Using geospatial mapping to predict and compare gambling harm hotspots in urban, rural and coastal areas of a large county in England

Saunders, Mike, Rogers, Jim, Roberts, Amanda , Gavens, Lucy, Huntley, Phil and Midgley, Sarah (2023) Using geospatial mapping to predict and compare gambling harm hotspots in urban, rural and coastal areas of a large county in England. Journal of Public Health . ISSN 1742-3842

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Using geospatial mapping to predict and compare gambling harm hotspots in urban, rural and coastal areas of a large county in England
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There is a growing call to approach gambling from a public health perspective in the UK(1) as has been undertaken in some other countries(2). Gambling is a heavily marketed and commonly participated in activity; the Gambling Commission telephone survey estimates over 40% of people aged at least 16 years in the UK have gambled in the last four weeks(3). In their 2021 evidence review, Public Health England reported that half of the UK population participate in gambling, with 0.5% of the population experiencing a high level of harm(4). Gambling related harm disproportionately affects disadvantaged and marginalised groups, exacerbates existing health and social inequalities(5), and intersects with challenges including suicide prevention, alcohol, smoking, interpersonal violence, criminality, and homelessness(6). Disordered gambling impacts physical and mental health in a range of ways and has significant community and societal costs. Recent estimates in the UK suggest the economic burden of harmful gambling is approximately £1.27 billion, including £342.2 million in mental and physical health harms and £79.5 million in employment and education harms(7).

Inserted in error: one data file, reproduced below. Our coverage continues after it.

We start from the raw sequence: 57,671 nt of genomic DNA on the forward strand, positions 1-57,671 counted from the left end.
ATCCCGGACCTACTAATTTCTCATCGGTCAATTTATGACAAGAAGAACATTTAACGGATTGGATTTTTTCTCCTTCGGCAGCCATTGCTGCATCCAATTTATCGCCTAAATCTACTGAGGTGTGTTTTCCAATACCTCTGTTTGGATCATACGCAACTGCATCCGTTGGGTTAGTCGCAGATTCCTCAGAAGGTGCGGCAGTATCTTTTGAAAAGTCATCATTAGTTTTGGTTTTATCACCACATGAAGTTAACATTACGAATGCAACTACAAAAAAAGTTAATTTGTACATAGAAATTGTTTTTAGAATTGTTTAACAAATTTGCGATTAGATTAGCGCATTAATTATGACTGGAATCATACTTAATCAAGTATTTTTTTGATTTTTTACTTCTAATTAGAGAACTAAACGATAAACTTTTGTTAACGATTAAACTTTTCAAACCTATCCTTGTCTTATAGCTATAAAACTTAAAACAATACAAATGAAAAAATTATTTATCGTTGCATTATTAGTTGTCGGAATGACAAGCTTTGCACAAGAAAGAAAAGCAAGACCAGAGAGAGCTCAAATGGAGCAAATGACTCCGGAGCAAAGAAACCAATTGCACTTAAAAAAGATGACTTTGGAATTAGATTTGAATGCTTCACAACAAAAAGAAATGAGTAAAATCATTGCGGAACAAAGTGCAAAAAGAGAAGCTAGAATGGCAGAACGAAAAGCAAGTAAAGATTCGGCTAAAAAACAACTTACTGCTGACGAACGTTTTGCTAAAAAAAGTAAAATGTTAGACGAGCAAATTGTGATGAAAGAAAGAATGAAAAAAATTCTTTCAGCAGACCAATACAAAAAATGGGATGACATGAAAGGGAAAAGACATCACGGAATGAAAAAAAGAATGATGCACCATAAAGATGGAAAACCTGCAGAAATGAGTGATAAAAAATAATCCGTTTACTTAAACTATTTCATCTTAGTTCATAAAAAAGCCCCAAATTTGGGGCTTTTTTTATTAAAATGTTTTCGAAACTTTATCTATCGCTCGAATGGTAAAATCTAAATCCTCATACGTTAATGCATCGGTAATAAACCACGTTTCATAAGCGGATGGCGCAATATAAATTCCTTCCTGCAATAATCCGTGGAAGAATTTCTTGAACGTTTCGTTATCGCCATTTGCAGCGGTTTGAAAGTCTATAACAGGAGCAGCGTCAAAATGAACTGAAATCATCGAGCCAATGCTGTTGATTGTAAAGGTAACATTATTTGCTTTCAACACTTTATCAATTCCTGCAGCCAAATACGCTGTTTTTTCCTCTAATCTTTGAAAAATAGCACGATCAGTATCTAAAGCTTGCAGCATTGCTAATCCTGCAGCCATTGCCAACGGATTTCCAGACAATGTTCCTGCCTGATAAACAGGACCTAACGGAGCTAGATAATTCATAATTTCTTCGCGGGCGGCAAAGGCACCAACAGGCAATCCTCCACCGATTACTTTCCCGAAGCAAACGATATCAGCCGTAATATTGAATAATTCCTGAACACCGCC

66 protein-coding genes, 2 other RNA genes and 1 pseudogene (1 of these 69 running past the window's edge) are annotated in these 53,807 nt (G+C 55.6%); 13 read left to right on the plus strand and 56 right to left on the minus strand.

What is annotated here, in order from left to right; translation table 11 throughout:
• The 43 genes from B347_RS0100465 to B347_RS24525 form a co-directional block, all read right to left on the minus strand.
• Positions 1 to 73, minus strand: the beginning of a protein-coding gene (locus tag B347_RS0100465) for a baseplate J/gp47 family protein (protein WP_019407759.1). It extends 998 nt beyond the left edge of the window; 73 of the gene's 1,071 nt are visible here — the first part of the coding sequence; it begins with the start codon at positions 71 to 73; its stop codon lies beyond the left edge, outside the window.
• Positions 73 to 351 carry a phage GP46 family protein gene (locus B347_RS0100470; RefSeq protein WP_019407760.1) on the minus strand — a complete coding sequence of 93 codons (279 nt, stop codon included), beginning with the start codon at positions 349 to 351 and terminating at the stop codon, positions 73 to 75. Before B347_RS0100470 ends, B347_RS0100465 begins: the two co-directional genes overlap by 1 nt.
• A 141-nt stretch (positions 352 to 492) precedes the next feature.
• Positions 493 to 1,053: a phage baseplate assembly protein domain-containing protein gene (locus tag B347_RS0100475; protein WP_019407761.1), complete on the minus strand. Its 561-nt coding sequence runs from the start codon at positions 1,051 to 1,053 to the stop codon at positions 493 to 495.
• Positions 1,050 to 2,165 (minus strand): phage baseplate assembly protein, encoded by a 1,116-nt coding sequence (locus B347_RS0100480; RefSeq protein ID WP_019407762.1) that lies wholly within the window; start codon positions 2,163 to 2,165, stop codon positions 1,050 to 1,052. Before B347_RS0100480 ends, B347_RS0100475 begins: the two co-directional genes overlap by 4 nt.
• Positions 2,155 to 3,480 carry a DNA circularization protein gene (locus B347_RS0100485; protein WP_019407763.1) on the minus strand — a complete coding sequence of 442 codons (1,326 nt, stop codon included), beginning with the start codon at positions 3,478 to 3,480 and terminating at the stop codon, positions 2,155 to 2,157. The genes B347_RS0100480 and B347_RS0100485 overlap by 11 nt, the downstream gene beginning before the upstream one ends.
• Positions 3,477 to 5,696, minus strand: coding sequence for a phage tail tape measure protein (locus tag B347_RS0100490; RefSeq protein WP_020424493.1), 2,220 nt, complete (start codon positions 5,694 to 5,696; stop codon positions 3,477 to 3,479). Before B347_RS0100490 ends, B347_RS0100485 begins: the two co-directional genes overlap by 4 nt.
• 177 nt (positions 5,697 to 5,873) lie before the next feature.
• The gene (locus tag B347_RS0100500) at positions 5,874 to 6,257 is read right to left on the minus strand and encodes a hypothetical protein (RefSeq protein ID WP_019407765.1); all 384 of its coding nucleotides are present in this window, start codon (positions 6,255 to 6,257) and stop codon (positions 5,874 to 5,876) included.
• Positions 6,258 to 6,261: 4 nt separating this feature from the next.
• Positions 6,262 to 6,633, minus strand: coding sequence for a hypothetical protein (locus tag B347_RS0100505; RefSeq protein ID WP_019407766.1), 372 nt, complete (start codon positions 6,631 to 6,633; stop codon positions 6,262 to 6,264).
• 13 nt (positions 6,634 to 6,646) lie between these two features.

Disordered gambling is associated with greater proximity to and density of in-person gambling facilities(8,9), and a person with disordered gambling is more likely to live in a deprived area(10), be unemployed(11), smoke, consume alcohol excessively, and have mental ill health(7). Each person with a gambling disorder has on average 6-10 affected others who may experience relationship strain, stress, and financial loss, with interrelated health impacts(7).

Geospatial mapping is a technique used to display and describe the distribution and variation of information within a specified geography. Modern mapping technologies are increasingly used to assist in developing public health initiatives(12), and visualise social determinants of health in association with rates of health conditions and behaviours, for example in studying the prevalence of non-communicable chronic disease(13), and links between alcohol outlet density and violent crime(14). Mapping has been used to explore gambling at local levels, including in the UK(15,16), however, previous studies have focused on urban and city locations, and mapping has been at a broad geographical level.

In recent years, local public health teams have shown increasing interest and ambition in gambling harm prevention, yet there are few shared examples of gambling harm mapping being used to inform local public health practice.

Lincolnshire is a large county in England host to urban, rural, and coastal communities. Levels of wealth, deprivation, and infrastructure vary significantly across the county, and coastal areas experience significant health challenges(17). The local prevalence of gambling related harms was not known. Geospatial mapping techniques were employed as part of a local health needs assessment, to inform and develop a local public health approach to gambling harm.

To map gambling related harm in Lincolnshire using routine data and geospatial mapping to predict 'hotspots' of harm, and to compare findings between urban, rural, and coastal areas.

Keywords:problem gambling, Gambling, gambling harm, Lincolnshire, Geospatial analysis, hotspots, rural, Coastal
Subjects:C Biological Sciences > C841 Health Psychology
Divisions:College of Social Science > School of Psychology
ID Code:54907
Deposited On:24 Jul 2023 14:36

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